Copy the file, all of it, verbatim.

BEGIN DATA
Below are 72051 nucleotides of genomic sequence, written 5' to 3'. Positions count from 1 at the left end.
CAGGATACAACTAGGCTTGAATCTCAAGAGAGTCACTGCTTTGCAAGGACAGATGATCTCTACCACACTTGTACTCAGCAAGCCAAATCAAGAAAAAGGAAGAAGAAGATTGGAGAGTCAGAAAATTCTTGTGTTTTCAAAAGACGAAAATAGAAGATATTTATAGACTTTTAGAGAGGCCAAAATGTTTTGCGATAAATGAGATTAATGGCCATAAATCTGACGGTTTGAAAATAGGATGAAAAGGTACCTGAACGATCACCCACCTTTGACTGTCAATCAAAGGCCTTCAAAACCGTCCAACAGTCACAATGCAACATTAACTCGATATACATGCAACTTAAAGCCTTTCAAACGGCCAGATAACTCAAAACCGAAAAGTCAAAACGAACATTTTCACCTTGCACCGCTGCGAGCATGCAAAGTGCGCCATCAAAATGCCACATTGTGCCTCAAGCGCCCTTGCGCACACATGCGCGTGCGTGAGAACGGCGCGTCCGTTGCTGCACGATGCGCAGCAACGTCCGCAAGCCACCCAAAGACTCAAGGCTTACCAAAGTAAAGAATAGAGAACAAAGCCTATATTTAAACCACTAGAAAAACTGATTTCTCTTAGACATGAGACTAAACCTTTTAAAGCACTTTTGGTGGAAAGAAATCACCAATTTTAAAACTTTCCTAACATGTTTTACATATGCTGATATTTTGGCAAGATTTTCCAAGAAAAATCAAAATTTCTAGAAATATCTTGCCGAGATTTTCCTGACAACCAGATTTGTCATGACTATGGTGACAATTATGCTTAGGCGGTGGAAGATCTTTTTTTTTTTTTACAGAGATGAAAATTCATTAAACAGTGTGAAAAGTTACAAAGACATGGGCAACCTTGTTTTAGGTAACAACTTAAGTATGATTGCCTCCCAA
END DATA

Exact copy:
Below are 72051 nucleotides of genomic sequence, written 5' to 3'. Positions count from 1 at the left end.
CAGGATACAACTAGGCTTGAATCTCAAGAGAGTCACTGCTTTGCAAGGACAGATGATCTCTACCACACTTGTACTCAGCAAGCCAAATCAAGAAAAAGGAAGAAGAAGATTGGAGAGTCAGAAAATTCTTGTGTTTTCAAAAGACGAAAATAGAAGATATTTATAGACTTTTAGAGAGGCCAAAATGTTTTGCGATAAATGAGATTAATGGCCATAAATCTGACGGTTTGAAAATAGGATGAAAAGGTACCTGAACGATCACCCACCTTTGACTGTCAATCAAAGGCCTTCAAAACCGTCCAACAGTCACAATGCAACATTAACTCGATATACATGCAACTTAAAGCCTTTCAAACGGCCAGATAACTCAAAACCGAAAAGTCAAAACGAACATTTTCACCTTGCACCGCTGCGAGCATGCAAAGTGCGCCATCAAAATGCCACATTGTGCCTCAAGCGCCCTTGCGCACACATGCGCGTGCGTGAGAACGGCGCGTCCGTTGCTGCACGATGCGCAGCAACGTCCGCAAGCCACCCAAAGACTCAAGGCTTACCAAAGTAAAGAATAGAGAACAAAGCCTATATTTAAACCACTAGAAAAACTGATTTCTCTTAGACATGAGACTAAACCTTTTAAAGCACTTTTGGTGGAAAGAAATCACCAATTTTAAAACTTTCCTAACATGTTTTACATATGCTGATATTTTGGCAAGATTTTCCAAGAAAAATCAAAATTTCTAGAAATATCTTGCCGAGATTTTCCTGACAACCAGATTTGTCATGACTATGGTGACAATTATGCTTAGGCGGTGGAAGATCTTTTTTTTTTTTTACAGAGATGAAAATTCATTAAACAGTGTGAAAAGTTACAAAGACATGGGCAACCTTGTTTTAGGTAACAACTTAAGTATGATTGCCTCCCAA